· From the textbook, Business Statistics in Practice, read the following chapters:
CHAPTER 9: Hypothesis Testing
9.1 The Null and Alternative Hypotheses and Errors in Hypothesis Testing
9.2 z Tests about a Population Mean: σ Known
9.3 t Tests about a Population Mean: σ Unknown
9.4 z Tests about a Population Proportion
9.5 Type II Error Probabilities and Sample Size Determination (Optional)
9.6 The Chi-Square Distribution (Optional)
9.7 Statistical Inference for a Population Variance (Optional)
Hypothesis testing is a statistical procedure used to provide evidence in favor of some statement (called a hypothesis). For instance, hypothesis testing might be used to assess whether a population parameter, such as a population mean, differs from a specified standard or previous value. In this chapter we discuss testing hypotheses about population means, proportions, and variances.
In order to illustrate how hypothesis testing works, we revisit several cases introduced in previous chapters and also introduce some new cases:
The Payment Time Case: The consulting firm uses hypothesis testing to provide strong evidence that the new electronic billing system has reduced the mean payment time by more than 50 percent.
The Cheese Spread Case: The cheese spread producer uses hypothesis testing to supply extremely strong evidence that fewer than 10 percent of all current purchasers would stop buying the cheese spread if the new spout were used.
The Electronic Article Surveillance Case: A company that sells and installs EAS systems claims that at most 5 percent of all consumers would never shop in a store again if the store subjected them to a false EAS alarm. A store considering the purchase of such a system uses hypothesis testing to provide extremely strong evidence that this claim is not true.
The Trash Bag Case: A marketer of trash bags uses hypothesis testing to support its claim that the mean breaking strength of its new trash bag is greater than 50 pounds. As a result, a television network approves use of this claim in a commercial.
The Valentine’s Day Chocolate Case: A candy company projects that this year’s sales of its special valentine box of assorted chocolates will be 10 percent higher than last year. The candy company uses hypothesis testing to assess whether it is reasonable to plan for a 10 percent increase in sales of the valentine box.
9.1: The Null and Alternative Hypotheses and Errors in Hypothesis Testing
One of the authors’ former students is employed by a major television network in the standards and practices division. One of the division’s responsibilities is to reduce the chances that advertisers will make false claims in commercials run on the network. Our former student reports that the network uses a statistical methodology called hypothesis testing to do this.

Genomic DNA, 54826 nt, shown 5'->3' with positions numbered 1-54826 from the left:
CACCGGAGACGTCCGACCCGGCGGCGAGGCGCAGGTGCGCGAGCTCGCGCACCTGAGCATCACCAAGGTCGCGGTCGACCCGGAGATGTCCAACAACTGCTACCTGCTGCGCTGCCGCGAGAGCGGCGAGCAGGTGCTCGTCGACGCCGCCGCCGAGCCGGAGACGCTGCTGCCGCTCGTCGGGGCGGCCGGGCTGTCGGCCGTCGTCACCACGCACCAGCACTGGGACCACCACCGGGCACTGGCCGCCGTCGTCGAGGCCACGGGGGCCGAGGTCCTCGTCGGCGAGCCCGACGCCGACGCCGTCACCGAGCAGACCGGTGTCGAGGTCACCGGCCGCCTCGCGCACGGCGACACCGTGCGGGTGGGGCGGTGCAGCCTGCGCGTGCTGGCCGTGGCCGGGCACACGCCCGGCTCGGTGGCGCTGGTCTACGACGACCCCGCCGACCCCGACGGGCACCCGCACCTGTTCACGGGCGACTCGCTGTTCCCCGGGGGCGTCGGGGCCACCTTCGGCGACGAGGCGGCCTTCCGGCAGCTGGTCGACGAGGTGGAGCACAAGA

To see how this might be done, suppose that a company wishes to advertise a claim, and suppose that the network has reason to doubt that this claim is true. The network assumes for the sake of argument that the claim is not valid. This assumption is called the null hypothesis. The statement that the claim is valid is called the alternative, or research, hypothesis. The network will run the commercial only if the company making the claim provides sufficient sample evidence to reject the null hypothesis that the claim is not valid in favor of the alternative hypothesis that the claim is valid. Explaining the exact meaning of sufficient sample evidence is quite involved and will be discussed in the next section.
The Null Hypothesis and the Alternative Hypothesis
In hypothesis testing:
1 The null hypothesis, denoted H0, is the statement being tested. Usually this statement represents the status quo and is not rejected unless there is convincing sample evidence that it is false.
2 The alternative, or research, hypothesis, de noted Ha, is a statement that will be accepted only if there is convincing sample evidence that it is true.
Setting up the null and alternative hypotheses in a practical situation can be tricky. In some situations there is a condition for which we need to attempt to find supportive evidence. We then formulate (1) the alternative hypothesis to be the statement that this condition exists and (2) the null hypothesis to be the statement that this condition does not exist. To illustrate this, we consider the following case studies.